IN-VITRO ANTIOXIDANT AND IN-VIVO HEPATOPROTECTIVE ACTIVITY OF GANODERMA LUCIDIUM STRAINS DARL-4 & MS-1 AGAINST PARACETAMOL INDUCED HEPATOTOXICITYHTML Full Text
IN-VITRO ANTIOXIDANT AND IN-VIVO HEPATOPROTECTIVE ACTIVITY OF GANODERMA LUCIDIUM STRAINS DARL-4 & MS-1 AGAINST PARACETAMOL INDUCED HEPATOTOXICITY
Swati * 1, 2, Anita Singh 2 and Harsahay Meena 1
Defence Institute of Bio-Energy Research 1, DRDO, Haldwani - 263139, Uttarakhand, India.
Department of Pharmaceutical Sciences 2, Faculty of Technology, Kumaun University, Bhimtal Campus, Nainital - 263001, Uttarakhand, India.
ABSTRACT: The purpose of current research work is to evaluate the in-vitro antioxidant and in-vivo hepatoprotective activity of Ganoderma lucidum strains DARL-4 and MS-1. Antioxidant activity of different extracts was evaluated by using DPPH and ABTS method. Hepatoprotective activity of hydroalcoholic extract of G. lucidum strain DARL-4 and MS-1 were evaluated by paracetamol-induced liver damage in rats. The hydroalcoholic extract of DARL-4 and MS-1 were orally administered to the animals at a dose of 300 mg/kg once daily for 14 days. On the 14th day the paracetamol (2 g/kg) was also orally administered. The degree of protection was measured by estimating the serum biochemical parameters. The result showed that the hydroalcoholic extract of DARL-4 and MS-1 showed potent antioxidant activity than the ethanolic, methanolic and aqueous extract. The serum biochemical parameters which were elevated due to paracetamol toxicity were significantly reduced. The histopathological studies also supported that extracts markedly reduced toxicity of paracetamol. The hydroalcoholic extract of MS-1 showed a more potent hepatoprotective effect than that of DARL-4. The present study revealed that in-vitro cultivated G. lucidum strains DARL-4 and MS-1 have significant free radical scavenging potential and liver protection property.
Free radicals, Medicinal mushroom, Liver disease, G. lucidum
INTRODUCTION: Free radicals are highly reactive molecules that damage lipids, proteins, and DNA, which may result in major complications such as carcinogenesis, mutagenesis, aging and atherosclerosis 1, cataracts, liver diseases, renal failure, cardiovascular disease, diabetes mellitus and brain dysfunction 2, 3, 4.
Antioxidants are substances that directly scavenge ROS or indirectly up-regulate antioxidant defense system 5. Liver cells have the antioxidant defence system which posses antioxidants like glutathione, vitamin E, and ascorbic acid and antioxidant enzymes like catalase, superoxide dismutase act against oxidative stress, which protect from the destruction of cell components and cell death 6.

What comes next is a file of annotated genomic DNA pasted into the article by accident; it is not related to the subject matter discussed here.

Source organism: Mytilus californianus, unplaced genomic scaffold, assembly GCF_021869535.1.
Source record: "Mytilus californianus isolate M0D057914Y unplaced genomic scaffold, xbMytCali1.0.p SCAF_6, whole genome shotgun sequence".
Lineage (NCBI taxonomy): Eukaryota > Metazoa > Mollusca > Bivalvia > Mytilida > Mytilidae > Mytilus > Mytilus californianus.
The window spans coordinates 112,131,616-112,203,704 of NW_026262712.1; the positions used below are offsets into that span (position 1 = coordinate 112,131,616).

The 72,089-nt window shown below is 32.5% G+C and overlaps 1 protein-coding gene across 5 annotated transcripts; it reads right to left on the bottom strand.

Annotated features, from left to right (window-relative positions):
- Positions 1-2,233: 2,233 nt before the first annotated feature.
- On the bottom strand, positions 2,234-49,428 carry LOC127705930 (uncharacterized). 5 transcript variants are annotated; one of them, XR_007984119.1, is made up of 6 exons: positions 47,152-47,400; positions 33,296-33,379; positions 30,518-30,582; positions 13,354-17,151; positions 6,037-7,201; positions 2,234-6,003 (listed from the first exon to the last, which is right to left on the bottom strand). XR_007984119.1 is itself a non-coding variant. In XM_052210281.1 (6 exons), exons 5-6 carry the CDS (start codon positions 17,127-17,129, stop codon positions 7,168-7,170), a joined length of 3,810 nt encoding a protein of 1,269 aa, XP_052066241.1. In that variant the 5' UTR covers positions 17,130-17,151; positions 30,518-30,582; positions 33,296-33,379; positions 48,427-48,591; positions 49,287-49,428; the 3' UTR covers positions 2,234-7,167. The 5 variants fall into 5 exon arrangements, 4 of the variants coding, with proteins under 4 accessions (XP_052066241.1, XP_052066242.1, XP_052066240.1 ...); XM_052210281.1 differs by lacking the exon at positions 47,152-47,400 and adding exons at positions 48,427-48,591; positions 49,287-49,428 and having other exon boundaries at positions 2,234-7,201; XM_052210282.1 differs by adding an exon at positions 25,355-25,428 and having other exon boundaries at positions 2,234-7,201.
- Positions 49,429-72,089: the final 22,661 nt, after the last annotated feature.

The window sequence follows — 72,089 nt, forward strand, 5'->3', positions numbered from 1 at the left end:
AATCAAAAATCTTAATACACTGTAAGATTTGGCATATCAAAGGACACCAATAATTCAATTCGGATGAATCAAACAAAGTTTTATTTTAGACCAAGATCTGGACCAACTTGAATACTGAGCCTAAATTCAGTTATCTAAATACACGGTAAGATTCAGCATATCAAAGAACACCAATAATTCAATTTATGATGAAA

The liver has been known as a central place to detoxify and metabolize different drugs and xenobiotics 7. The excessive or inaccurate use of drugs leads to liver dysfunction 8. Hepatotoxicity is defined as an injury or damage to the liver that is associated with an impaired liver functions caused by continuously and wide exposure to hepatotoxin, xenobiotics, excess alcohol, and chemotherapeutic agents 9. It can eventually result in liver diseases such as hepatitis, cirrhosis, alcoholic liver disease. Today, liver diseases are one of the most fatal diseases in the world. Oxidative stress has been involved in the pathogenesis of various liver diseases such as alcoholic liver disease, chronic hepatitis C and non-alcoholic fatty liver disease 10.
Ganoderma lucidum commonly known as Reishi, is a lignicolous high-value medicinal mushroom belonging to family Ganodermataceae. G. lucidum is the oldest medicinal mushroom, which is used for more than 2,000 years in Traditional Chinese Medicine (TCM). G. lucidum used in the treatment of several types of ailments including bronchitis, hepatitis, lupus erythematus, hypertension, asthma, hypercholesterolemia, CV diseases, migraine, nephritis, gastritis, dysmenorrhoea, arthritis and cancer 11. The fruiting body, mycelia, and spores of G. lucidum consist different 400 bioactive constituents including triterpenoids, proteins, polysaccharides, sterols, fatty acids, steroids, and trace elements. Ganoderma contains triterpenoids as main bioactive constituents that could serve as a potent hepatoprotective agent in the food supplement 12. Wild G. lucidum is less abundant in nature so its in-vitro cultivation was developed for its easy availability for pharmaceutical development. DARL-4 is an indigenous strain and MS-1 is an exotic Malayasian strain which was in-vitro cultivated under sterile condition. The present study was conducted to evaluate the in-vitro antioxidant and in-vivo hepatoprotective activity of Ganoderma lucidum strains DARL-4 & MS-1.
MATERIALS AND METHODS:
Preparation of Plant Extract: In-vitro cultivated sample of Ganoderma lucidum strains DARL-4 and MS-1 were collected from the polyhouse of DIBER, DRDO. The strains were authenticated by the Mycology department, DIBER, DRDO. Samples were then air-dried and grinded into powdered form.
The powdered sample of DARL-4 and MS-1 were extracted with hydroalcohol (50:50), methanol, ethanol and aqueous by the cold maceration process. All the extracts were filtered with the help of the Whatman no. 1 filter paper. After repeated extraction three times, the filtered extract was combined and finally evaporated to dryness. The extracts were finally lyophilized and stored in a desiccator.